Activated MAPKs are able to mediate the release of interleukin (IL) [64] and can be induced by cardiac glycosides through NKA in cytotrophoblast embryonic cells [15]. However, POH suppressed the level of pro-inflammatory cytokines in ischemia-reperfusion injury in rat brains [65]. In GBM, the presence of pro-inflammatory cytokines is associated with tumor growth and hence with its malignancy. IL-6 induces the proliferation of tumor cells proliferation, whereas IL-8 has angiogenic and chemotactic properties [66]. During the three incubation periods used (1, 6 and 24 hours), POH did not alter the release of pro-inflammatory cytokines in either of the two human GBM cell lines. On the other hand, an increase in the release of IL-8 after 24 hours of incubation with POH was detected in the U251 cell line. Cho et al. (2012) [53] found a decrease in the release of IL-8 in U87 cells after 48 hours of incubation using 0.6 mM POH. Since IL-8 enhances GBM invasion [67,68], this increase may be a strategy used by the cells in circumventing the POH-induced effects on cell death.

POH showed a significant increase in early and late apoptosis or necrosis of U87 and U251 cells, but when these cells were pretreated with a JNK inhibitor, a significant decrease in cell death was found. Our results in the U251 and U87 human GBM cell lines showed that the inhibition of JNK activation decreased the effects caused by POH, demonstrating the possible involvement of JNK in the induction of apoptosis in GBM cells. However, the reduction in the POH-induced cell death did not occur to the same extent in both cell lines. Interestingly, in addition to this difference in the rates of blocked cell death between these tumor cell lines, the effect of POH on the activation of JNK was also lower in the U251 cells, as previously shown. Since the same intensity of cell death was induced by POH in both GBM cell lines, part of this pathway might be JNK-independent in U251 cells. It is possible that the activation of other MAPKs or the involvement of the PI3K/Akt pathway are also linked to the NKA-Src complex [62,68].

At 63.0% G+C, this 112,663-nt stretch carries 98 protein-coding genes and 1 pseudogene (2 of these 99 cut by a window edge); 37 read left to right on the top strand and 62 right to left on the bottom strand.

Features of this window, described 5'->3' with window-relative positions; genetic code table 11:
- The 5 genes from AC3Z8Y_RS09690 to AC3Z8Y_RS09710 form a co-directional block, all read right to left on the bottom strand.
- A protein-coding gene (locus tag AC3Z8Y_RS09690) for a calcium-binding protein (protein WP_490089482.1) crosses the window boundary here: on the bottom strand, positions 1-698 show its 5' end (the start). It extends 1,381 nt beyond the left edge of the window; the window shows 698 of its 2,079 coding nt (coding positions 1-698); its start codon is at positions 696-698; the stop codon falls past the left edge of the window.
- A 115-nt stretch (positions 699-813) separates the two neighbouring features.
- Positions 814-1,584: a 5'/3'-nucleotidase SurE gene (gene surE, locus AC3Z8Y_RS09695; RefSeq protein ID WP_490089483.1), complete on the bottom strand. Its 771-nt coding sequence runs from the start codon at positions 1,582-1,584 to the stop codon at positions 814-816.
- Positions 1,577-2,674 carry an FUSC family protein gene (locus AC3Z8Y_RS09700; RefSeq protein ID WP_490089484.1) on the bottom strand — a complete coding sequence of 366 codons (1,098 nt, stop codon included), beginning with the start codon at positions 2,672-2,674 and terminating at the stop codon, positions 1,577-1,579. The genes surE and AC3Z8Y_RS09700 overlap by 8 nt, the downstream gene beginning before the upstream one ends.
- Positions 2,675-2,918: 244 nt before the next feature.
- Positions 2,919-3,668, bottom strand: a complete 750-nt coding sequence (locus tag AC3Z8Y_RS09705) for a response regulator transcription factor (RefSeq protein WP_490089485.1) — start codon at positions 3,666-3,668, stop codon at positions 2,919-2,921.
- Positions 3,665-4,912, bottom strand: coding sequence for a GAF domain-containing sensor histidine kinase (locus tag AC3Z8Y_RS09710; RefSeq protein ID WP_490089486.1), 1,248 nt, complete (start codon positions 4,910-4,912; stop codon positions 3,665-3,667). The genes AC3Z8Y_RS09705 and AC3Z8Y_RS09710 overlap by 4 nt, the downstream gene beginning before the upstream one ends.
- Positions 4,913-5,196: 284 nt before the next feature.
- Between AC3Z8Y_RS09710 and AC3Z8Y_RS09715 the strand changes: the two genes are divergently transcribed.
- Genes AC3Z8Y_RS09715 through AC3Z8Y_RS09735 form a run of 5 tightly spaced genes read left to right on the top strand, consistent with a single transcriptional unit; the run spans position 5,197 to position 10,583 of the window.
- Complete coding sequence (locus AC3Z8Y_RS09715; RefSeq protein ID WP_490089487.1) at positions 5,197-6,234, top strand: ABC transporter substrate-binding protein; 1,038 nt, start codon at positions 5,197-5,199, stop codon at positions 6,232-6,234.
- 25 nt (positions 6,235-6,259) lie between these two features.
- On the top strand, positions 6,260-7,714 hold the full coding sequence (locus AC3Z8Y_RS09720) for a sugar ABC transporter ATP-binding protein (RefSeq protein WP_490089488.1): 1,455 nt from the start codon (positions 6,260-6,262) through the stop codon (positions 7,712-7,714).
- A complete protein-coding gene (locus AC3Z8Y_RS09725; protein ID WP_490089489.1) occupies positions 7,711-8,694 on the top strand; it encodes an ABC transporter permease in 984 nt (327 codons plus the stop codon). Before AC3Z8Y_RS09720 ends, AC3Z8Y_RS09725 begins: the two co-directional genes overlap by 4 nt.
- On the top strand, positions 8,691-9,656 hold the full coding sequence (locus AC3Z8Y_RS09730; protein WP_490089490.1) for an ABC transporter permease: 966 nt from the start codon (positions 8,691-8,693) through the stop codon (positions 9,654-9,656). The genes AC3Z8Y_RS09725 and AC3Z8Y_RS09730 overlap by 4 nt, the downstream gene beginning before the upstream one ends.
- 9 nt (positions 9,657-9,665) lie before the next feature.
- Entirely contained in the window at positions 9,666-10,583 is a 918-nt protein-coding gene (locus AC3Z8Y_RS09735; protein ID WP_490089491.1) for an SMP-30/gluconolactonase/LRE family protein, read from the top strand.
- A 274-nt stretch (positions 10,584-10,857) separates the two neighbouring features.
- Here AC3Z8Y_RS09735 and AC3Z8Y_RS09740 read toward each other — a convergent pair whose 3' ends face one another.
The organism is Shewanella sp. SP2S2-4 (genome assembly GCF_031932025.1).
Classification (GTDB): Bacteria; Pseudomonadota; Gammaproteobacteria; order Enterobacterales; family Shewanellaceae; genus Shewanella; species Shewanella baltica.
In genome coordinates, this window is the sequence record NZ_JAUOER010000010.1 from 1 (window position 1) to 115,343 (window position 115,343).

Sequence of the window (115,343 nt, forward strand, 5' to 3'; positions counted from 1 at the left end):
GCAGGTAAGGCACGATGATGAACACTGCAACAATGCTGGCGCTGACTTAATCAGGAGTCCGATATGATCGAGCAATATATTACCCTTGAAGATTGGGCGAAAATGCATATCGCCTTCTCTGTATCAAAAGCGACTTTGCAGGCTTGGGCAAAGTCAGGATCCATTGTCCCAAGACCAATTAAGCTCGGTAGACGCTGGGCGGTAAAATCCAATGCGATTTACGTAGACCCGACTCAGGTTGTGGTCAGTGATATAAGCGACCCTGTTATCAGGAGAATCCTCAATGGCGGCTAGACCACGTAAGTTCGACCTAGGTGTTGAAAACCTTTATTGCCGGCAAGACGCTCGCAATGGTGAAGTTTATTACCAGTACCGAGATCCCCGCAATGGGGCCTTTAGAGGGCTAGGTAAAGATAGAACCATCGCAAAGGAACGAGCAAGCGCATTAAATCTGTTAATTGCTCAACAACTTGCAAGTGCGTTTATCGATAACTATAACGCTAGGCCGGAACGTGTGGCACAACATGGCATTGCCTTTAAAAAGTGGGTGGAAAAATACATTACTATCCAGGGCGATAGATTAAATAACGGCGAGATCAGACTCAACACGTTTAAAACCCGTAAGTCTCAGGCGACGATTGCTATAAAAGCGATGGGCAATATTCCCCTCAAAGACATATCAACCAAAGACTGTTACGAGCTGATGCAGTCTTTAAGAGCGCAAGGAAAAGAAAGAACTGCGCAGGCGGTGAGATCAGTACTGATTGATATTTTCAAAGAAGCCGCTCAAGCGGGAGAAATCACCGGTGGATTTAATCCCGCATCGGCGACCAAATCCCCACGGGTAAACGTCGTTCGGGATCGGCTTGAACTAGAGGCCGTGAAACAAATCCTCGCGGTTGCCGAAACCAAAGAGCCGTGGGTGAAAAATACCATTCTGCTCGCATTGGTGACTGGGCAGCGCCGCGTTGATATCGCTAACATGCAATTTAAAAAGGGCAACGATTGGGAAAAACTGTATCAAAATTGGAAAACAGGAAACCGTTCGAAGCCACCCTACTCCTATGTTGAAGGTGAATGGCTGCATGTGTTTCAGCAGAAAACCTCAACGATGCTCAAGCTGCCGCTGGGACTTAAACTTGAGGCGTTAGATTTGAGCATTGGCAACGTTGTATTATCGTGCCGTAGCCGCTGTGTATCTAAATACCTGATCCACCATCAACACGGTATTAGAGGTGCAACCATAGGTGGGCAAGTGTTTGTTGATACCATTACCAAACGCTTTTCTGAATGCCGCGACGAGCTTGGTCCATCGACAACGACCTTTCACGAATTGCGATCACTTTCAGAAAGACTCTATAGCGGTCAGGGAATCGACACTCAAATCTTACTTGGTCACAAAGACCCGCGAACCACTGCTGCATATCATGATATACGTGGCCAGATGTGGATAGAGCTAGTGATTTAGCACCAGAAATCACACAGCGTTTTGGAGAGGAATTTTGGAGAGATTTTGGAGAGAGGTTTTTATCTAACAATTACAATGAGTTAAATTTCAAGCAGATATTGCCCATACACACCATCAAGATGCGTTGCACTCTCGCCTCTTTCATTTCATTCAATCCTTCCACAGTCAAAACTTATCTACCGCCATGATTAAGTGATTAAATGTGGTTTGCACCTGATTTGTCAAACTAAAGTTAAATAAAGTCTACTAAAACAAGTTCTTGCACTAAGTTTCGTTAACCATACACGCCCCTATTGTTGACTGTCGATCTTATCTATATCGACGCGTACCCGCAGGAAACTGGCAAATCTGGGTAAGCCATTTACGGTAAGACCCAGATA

Human GBM cells are driven to undergo apoptosis when treated with POH [38,57]. As shown previously, JNK activation appears to be involved in this phenomenon. To confirm the involvement of apoptosis in POH-mediated cell death, U87 and U251 cells were treated with POH or POH plus JNK inhibitor V and then were immunostained for cleaved caspase-3. As expected, POH induced apoptosis in GBM cells, though interestingly, JNK inhibition decreased the POH-induced apoptosis. NKA, especially the α1 isoform, plays an important role in GBM survival [26,27]. Inhibitors of this enzyme, particularly the cardiac glycoside UNBS1450 and the monoterpene POH, cause death in these tumor cells by autophagy and apoptosis induction, respectively [26,38]. However, the mechanisms triggering apoptosis were not completely elucidated [38].

Conclusions